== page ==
Anyway, this adaptation takes a similar approach to the later Zemeckis film in that it posits Grendel as the bastard son of Hrothgar, establishing a direct line of relation and guilt, and exposing Hrothgar as a poor leader due to his succumbing to temptation. Having seen the 2007 “Beowulf” before, I thought it was interesting that this earlier film, although very different, likewise ascribes Hrothgar’s failure as a king to his unfaithfulness and sexual deviancy. Possibly the most perplexing part of the Baker, besides the practicality of fighting in the water clad in tight leather pants, is Grendel and his mother’s physical status in this post-industrial world. Unlike the later Zemeckis and Gunnarsson films, who figure the Grendels as devilish Cain offspring or neanderthalic “trolls”, with an earlier claim to the land Herot sits on, Baker’s Grendels seem almost metaphysical, existing in both nightmare and reality, capable of traveling through dreams and invisibly through real space.

    Depicting Grendel is always a challenge for film-makers, as the epic poem seems to purposely avoid a clear description of the loping monster, who can snatch 30 men up a time and yet also grapple with Beowulf one-on-one. Likewise, Grendel’s Mother is never described in full, but it seems both the Baker and the Zemeckis capitalize on the sexual undertones of Grendel’s Mother’s battle with Beowulf, bringing GM’s sexual threat – as – monstrosity to the forefront of their visual mediums. Casting, here, becomes significant, as Grendel’s Mother is portrayed by a Playboy bunny in the Baker and Angelina Jolie in the Zemeckis, but these appealing female bodies are actually masks for a “true” monstrous form, revealed in full in the Baker, but only seen through reflections and from the corner of the screen in Zemeckis. In the source text, Grendel’s Mother’s monstrousness need not necessarily be based on physical appearance or some inherent flaw, it lies in her subversion of the Anglo-Saxon warrior code and her ability to emasculate the ultra-male Danes and Geats with her superior strength. In contrast, these two modern GMs are sexual threats in a more literal sense, as seductresses and as misleading beauties that can subvert maleness not through greater strength but through “feminine wiles” (note Jolie’s dragon-like true form, and serpentine braid, locating her somewhere in relation to the Serpent or a sexy Mephistopheles). These portrayals would seem in keeping with a more contemporary sense of the femme fatale or the temptress witch, and less with a warrior woman, or avenging mother character type.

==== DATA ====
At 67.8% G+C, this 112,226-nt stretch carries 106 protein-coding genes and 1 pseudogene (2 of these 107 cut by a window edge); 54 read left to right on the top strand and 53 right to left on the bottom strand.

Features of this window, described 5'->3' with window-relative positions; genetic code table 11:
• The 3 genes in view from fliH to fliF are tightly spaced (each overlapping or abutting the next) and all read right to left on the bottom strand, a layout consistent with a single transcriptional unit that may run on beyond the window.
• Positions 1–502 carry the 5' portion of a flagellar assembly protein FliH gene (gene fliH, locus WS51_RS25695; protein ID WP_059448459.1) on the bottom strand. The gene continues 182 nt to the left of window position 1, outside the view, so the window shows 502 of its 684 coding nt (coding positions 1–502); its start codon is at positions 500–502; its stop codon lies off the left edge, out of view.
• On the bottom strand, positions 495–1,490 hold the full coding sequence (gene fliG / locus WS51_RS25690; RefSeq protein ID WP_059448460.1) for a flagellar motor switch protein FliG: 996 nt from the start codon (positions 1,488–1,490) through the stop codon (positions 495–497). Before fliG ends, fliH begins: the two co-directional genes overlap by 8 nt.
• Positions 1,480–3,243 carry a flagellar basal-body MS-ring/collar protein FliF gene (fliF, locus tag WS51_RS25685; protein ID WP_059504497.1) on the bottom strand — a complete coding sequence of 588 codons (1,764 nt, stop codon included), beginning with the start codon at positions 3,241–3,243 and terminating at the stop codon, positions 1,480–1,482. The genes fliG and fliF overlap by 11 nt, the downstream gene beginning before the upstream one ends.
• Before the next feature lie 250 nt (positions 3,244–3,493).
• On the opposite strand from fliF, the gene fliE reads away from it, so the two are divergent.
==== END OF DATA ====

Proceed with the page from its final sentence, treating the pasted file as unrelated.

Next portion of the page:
5. I really enjoyed the Bob the Angry flower version. He’s not someone I would’ve cast in an adaptation, but I liked the added element of mediation and calming that he brings to some of his scenes with Grendel. The framing device is a nice one, too, especially at the end – it twists the oral history tradition of the original Beowulf (or any faithful adaptation of Beowulf) on its head.

    I’m not sure we can get (many) comic books through ILL (or many comic books). I did find the Animaniacs here:

    Here’s the description of the Beowulf adaptation (called, naturally, “Brainwulf.”) (It’s located here:

    “Brainwulf and his assistant Pinknarf head off to defeat the beast Grendel, on the condition that King Hrothgar surrender the throne. They arrive at the palace, and after Brainwulf’s intricate trap fails, Grendel simply stubs his toe and runs off. Hrothgar gives Brainwulf the crown and leaves. Brainwulf notes that that seemed to easy, and he’s right—Grendel returns with his mother!”

    The site’s curator adds the following:

    “PINKNARF: Just one question about all this, Brainwulf…if Matt LeBlanc is Lost in Space, how does he show up on “Friends” every week.

    [Later, after Grendel steps on them.]